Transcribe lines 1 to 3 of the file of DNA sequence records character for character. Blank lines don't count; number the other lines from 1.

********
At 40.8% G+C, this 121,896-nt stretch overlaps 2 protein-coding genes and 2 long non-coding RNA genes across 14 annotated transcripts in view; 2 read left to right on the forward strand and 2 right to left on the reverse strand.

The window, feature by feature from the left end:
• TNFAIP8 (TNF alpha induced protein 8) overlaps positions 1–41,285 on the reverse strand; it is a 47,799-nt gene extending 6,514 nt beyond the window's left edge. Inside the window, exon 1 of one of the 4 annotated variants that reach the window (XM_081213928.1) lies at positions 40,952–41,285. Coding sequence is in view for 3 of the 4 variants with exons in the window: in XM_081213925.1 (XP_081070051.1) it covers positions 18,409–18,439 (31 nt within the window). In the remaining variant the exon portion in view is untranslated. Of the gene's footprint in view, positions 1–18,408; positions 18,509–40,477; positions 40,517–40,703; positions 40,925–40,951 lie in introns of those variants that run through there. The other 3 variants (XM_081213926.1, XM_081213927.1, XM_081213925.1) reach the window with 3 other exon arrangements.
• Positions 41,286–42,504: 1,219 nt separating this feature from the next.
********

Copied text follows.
At 40.8% G+C, this 121,896-nt stretch overlaps 2 protein-coding genes and 2 long non-coding RNA genes across 14 annotated transcripts in view; 2 read left to right on the forward strand and 2 right to left on the reverse strand.

The window, feature by feature from the left end:
• TNFAIP8 (TNF alpha induced protein 8) overlaps positions 1–41,285 on the reverse strand; it is a 47,799-nt gene extending 6,514 nt beyond the window's left edge. Inside the window, exon 1 of one of the 4 annotated variants that reach the window (XM_081213928.1) lies at positions 40,952–41,285. Coding sequence is in view for 3 of the 4 variants with exons in the window: in XM_081213925.1 (XP_081070051.1) it covers positions 18,409–18,439 (31 nt within the window). In the remaining variant the exon portion in view is untranslated. Of the gene's footprint in view, positions 1–18,408; positions 18,509–40,477; positions 40,517–40,703; positions 40,925–40,951 lie in introns of those variants that run through there. The other 3 variants (XM_081213926.1, XM_081213927.1, XM_081213925.1) reach the window with 3 other exon arrangements.